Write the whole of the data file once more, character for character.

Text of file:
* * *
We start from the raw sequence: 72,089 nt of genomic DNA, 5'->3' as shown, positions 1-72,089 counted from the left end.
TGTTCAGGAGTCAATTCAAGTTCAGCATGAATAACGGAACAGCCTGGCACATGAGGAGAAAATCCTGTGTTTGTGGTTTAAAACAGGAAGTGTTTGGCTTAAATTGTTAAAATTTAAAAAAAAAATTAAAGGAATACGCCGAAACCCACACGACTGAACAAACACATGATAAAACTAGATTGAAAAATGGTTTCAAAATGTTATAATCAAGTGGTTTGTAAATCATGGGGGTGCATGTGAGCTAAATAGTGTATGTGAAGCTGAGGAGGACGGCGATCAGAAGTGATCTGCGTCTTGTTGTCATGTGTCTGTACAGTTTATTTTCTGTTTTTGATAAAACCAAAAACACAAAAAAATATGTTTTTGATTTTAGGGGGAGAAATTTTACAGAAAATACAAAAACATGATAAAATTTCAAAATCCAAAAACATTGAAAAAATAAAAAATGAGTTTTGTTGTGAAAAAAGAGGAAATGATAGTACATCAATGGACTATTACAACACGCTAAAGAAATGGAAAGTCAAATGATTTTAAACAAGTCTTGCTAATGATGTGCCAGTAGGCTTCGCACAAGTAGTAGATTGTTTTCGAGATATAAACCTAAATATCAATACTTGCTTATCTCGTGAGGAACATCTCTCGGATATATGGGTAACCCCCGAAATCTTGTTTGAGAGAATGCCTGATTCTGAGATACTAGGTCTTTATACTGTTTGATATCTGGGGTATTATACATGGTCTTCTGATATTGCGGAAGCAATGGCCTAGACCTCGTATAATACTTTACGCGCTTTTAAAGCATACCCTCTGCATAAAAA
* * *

We start from the raw sequence: 72,089 nt of genomic DNA, 5'->3' as shown, positions 1-72,089 counted from the left end.
TGTTCAGGAGTCAATTCAAGTTCAGCATGAATAACGGAACAGCCTGGCACATGAGGAGAAAATCCTGTGTTTGTGGTTTAAAACAGGAAGTGTTTGGCTTAAATTGTTAAAATTTAAAAAAAAAATTAAAGGAATACGCCGAAACCCACACGACTGAACAAACACATGATAAAACTAGATTGAAAAATGGTTTCAAAATGTTATAATCAAGTGGTTTGTAAATCATGGGGGTGCATGTGAGCTAAATAGTGTATGTGAAGCTGAGGAGGACGGCGATCAGAAGTGATCTGCGTCTTGTTGTCATGTGTCTGTACAGTTTATTTTCTGTTTTTGATAAAACCAAAAACACAAAAAAATATGTTTTTGATTTTAGGGGGAGAAATTTTACAGAAAATACAAAAACATGATAAAATTTCAAAATCCAAAAACATTGAAAAAATAAAAAATGAGTTTTGTTGTGAAAAAAGAGGAAATGATAGTACATCAATGGACTATTACAACACGCTAAAGAAATGGAAAGTCAAATGATTTTAAACAAGTCTTGCTAATGATGTGCCAGTAGGCTTCGCACAAGTAGTAGATTGTTTTCGAGATATAAACCTAAATATCAATACTTGCTTATCTCGTGAGGAACATCTCTCGGATATATGGGTAACCCCCGAAATCTTGTTTGAGAGAATGCCTGATTCTGAGATACTAGGTCTTTATACTGTTTGATATCTGGGGTATTATACATGGTCTTCTGATATTGCGGAAGCAATGGCCTAGACCTCGTATAATACTTTACGCGCTTTTAAAGCATACCCTCTGCATAAAAA